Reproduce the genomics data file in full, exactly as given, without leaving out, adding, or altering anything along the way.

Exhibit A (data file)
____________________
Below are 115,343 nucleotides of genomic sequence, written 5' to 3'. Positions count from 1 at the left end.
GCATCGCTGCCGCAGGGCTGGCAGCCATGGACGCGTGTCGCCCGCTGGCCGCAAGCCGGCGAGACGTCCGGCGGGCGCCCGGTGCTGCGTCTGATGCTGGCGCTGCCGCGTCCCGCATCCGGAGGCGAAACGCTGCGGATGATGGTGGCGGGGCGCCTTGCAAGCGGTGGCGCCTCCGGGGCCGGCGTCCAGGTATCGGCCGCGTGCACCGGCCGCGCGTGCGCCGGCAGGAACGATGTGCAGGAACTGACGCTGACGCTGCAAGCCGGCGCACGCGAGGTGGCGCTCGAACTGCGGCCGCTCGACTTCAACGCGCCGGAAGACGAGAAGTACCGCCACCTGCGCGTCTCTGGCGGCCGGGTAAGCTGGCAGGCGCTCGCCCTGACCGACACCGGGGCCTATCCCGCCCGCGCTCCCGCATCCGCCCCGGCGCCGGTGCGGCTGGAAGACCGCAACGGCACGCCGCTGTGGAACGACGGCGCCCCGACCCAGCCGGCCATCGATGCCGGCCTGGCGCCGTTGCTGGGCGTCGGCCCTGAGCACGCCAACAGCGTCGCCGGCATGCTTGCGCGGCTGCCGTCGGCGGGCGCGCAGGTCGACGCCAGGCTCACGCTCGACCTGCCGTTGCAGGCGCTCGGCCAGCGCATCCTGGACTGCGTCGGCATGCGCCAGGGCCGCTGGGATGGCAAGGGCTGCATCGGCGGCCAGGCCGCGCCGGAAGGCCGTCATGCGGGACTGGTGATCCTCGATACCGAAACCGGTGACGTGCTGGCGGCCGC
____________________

Below are 115,343 nucleotides of genomic sequence, written 5' to 3'. Positions count from 1 at the left end.
GCATCGCTGCCGCAGGGCTGGCAGCCATGGACGCGTGTCGCCCGCTGGCCGCAAGCCGGCGAGACGTCCGGCGGGCGCCCGGTGCTGCGTCTGATGCTGGCGCTGCCGCGTCCCGCATCCGGAGGCGAAACGCTGCGGATGATGGTGGCGGGGCGCCTTGCAAGCGGTGGCGCCTCCGGGGCCGGCGTCCAGGTATCGGCCGCGTGCACCGGCCGCGCGTGCGCCGGCAGGAACGATGTGCAGGAACTGACGCTGACGCTGCAAGCCGGCGCACGCGAGGTGGCGCTCGAACTGCGGCCGCTCGACTTCAACGCGCCGGAAGACGAGAAGTACCGCCACCTGCGCGTCTCTGGCGGCCGGGTAAGCTGGCAGGCGCTCGCCCTGACCGACACCGGGGCCTATCCCGCCCGCGCTCCCGCATCCGCCCCGGCGCCGGTGCGGCTGGAAGACCGCAACGGCACGCCGCTGTGGAACGACGGCGCCCCGACCCAGCCGGCCATCGATGCCGGCCTGGCGCCGTTGCTGGGCGTCGGCCCTGAGCACGCCAACAGCGTCGCCGGCATGCTTGCGCGGCTGCCGTCGGCGGGCGCGCAGGTCGACGCCAGGCTCACGCTCGACCTGCCGTTGCAGGCGCTCGGCCAGCGCATCCTGGACTGCGTCGGCATGCGCCAGGGCCGCTGGGATGGCAAGGGCTGCATCGGCGGCCAGGCCGCGCCGGAAGGCCGTCATGCGGGACTGGTGATCCTCGATACCGAAACCGGTGACGTGCTGGCGGCCGC